The frequency and type of sleep disorders in 77 blind children, from 3 to 18 years of age, were compared with 79 matched controls, using a 42-item questionnaire in a study at the Stanford University Sleep Disorders Center, Stanford, CA, and the Laboratoire du Sommeil, Centre Hospitalier Universitaire de l’Hotel-Dieu a Paris, France. Questions were derived from the DSM-IV and the ICSD-90, and were answered by the child alone or with parental help. None had mental retardation nor any chronic illness aside from blindness. Only 8% had a circadian rhythm disorder (dyschronosis). Blindness occurred in perinatal life in 75% and after 1 year of life in 25%.

Mean total sleep time was similar in both groups; it was 526+/-61 minutes on weekdays and 600 min on weekends. A significantly greater proportion of blind children (17%) slept less than 7 hours per night on weekdays compared to controls (2.6%), and blind subjects had more sleep complaints (difficulty in getting to sleep, awakening too early, poor quality sleep, sleepwalking, bruxism). Daily episodic involuntary sleepiness occurred in 13% of blind children compared to 1.3% of controls. Age of onset of blindness and presence or absence of light perception had no influence on the complaints of insomnia. [1]

COMMENT. Insomnia is more common in blind children than controls, with early awakening particularly on school days. The resultant daytime sleepiness may have an adverse effect on learning.

Melatonin treatment of insomnia in children is reviewed from the University of British Columbia, Vancouver, Canada [2]. The light-dark cycle is the strongest “zeitgeber”, an entraining factor that adjusts the function of the suprachiasmatic nucleus of the anterior hypothalamus and the endogenous circadian brain rhythms by environmental stimuli. Circadian disturbances can result from psychiatric and neurologic disorders, environmental factors, and use of drugs which interfere with pineal melatonin (MLT) secretion. Lack of appreciation of environmental zeitgebers may occur in mentally retarded or blind children, although the incidence was low in the Stanford study. Chronic disabilities may alter the perception of cues for synchronizing sleep with the environment, leading to sleep-wake cycle disorders. Abnormal endogenous MLT secretion has been reported in blind children with sleep disorders, especially those with cortical visual impairment, and in patients with cerebral palsy, or brain tumors involving the hypothalamus, optic chiasma, pineal, or prefrontal cortex. Patients with ocular visual loss are less affected.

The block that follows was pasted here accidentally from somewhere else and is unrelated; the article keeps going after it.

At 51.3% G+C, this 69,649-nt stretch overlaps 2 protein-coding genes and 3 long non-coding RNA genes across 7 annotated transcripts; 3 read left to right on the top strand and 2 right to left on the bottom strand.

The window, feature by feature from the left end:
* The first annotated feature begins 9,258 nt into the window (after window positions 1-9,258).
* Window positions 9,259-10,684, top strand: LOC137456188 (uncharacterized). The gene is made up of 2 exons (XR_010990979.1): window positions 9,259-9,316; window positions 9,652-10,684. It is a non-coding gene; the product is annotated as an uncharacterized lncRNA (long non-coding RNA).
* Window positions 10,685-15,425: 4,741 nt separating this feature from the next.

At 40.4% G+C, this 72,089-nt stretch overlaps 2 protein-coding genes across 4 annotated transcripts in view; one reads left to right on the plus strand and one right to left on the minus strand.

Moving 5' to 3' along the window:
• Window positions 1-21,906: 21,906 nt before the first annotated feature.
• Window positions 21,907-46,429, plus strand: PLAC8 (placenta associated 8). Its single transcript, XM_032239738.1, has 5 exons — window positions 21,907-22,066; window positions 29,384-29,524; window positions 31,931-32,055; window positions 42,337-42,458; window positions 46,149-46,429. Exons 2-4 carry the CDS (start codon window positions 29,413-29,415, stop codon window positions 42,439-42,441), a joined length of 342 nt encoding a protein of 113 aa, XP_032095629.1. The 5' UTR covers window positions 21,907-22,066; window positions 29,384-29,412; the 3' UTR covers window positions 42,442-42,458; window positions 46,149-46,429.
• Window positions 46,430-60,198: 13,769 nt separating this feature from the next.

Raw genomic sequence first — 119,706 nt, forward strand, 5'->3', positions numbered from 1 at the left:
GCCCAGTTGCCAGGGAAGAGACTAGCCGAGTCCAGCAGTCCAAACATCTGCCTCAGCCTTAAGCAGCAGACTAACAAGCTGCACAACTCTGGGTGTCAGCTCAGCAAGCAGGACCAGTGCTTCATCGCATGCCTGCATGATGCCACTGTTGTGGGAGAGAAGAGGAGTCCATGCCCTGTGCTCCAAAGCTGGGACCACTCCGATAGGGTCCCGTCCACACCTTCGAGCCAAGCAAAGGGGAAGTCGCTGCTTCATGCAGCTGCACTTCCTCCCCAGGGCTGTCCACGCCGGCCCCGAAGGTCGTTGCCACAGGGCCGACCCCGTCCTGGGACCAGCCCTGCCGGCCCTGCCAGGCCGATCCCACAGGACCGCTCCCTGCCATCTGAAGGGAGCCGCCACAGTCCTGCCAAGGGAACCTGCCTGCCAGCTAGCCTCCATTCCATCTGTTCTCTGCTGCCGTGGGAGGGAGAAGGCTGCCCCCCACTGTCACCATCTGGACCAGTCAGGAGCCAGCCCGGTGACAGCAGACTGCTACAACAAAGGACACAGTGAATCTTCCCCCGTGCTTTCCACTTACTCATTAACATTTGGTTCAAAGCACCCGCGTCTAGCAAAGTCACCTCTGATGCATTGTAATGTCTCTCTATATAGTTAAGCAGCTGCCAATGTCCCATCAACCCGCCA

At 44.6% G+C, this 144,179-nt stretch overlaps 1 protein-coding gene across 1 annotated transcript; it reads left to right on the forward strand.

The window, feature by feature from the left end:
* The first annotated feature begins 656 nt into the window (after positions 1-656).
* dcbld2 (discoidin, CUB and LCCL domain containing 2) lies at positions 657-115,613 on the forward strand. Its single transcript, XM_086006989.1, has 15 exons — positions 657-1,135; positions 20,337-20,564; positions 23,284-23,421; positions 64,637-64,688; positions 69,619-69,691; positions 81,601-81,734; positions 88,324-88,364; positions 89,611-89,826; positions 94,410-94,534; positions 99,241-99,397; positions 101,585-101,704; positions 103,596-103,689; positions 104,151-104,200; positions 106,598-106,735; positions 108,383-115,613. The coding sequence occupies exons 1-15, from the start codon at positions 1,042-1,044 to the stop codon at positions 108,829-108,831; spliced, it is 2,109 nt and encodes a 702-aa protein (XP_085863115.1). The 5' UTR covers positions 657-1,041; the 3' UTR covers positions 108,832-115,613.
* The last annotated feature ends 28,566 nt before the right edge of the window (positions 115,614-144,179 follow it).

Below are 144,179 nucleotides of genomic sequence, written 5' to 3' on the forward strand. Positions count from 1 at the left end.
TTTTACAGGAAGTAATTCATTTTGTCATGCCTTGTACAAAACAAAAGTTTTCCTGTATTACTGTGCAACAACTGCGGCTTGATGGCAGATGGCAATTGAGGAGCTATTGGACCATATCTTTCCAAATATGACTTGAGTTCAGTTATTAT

The pineal produces MLT in the evening, reaching a peak at 3 am. Newborns have no MLT until 3 months, levels increase in the first year and remain stable until early puberty, when they begin to decline. MLT for the treatment of sleep-wake cycle disorders in children is discussed at length in this review article. Fast-release MLT is effective for about 5 hours; time-release MLT may last up to 9 hours. MLT should not be taken at the same time as other drugs or vitamins. Anticonvulsants and food alter the absorption of MLT. The dose recommended by researchers is dependent on age and the cause of the sleep disorder. Low doses (0.3 to 0.5 mg) are sometimes successful, but larger amounts are usually required: 1 to 3 mg in toddlers and 2.5 to 5 mg for older children. Sleep induction occurs within half an hour. Environmental changes to strengthen zeitgebers and foster healthy sleep habits are required to reset the circadian rhythm. The MLT assists in learning better sleep habits, and cognitive functioning and behavior improve. Once the desired effect is achieved, the MLT may be withdrawn, usually after some months, but depending on the underlying cause of the sleep disorder. Although no serious side effects are reported, the indiscriminate use of MLT is discouraged.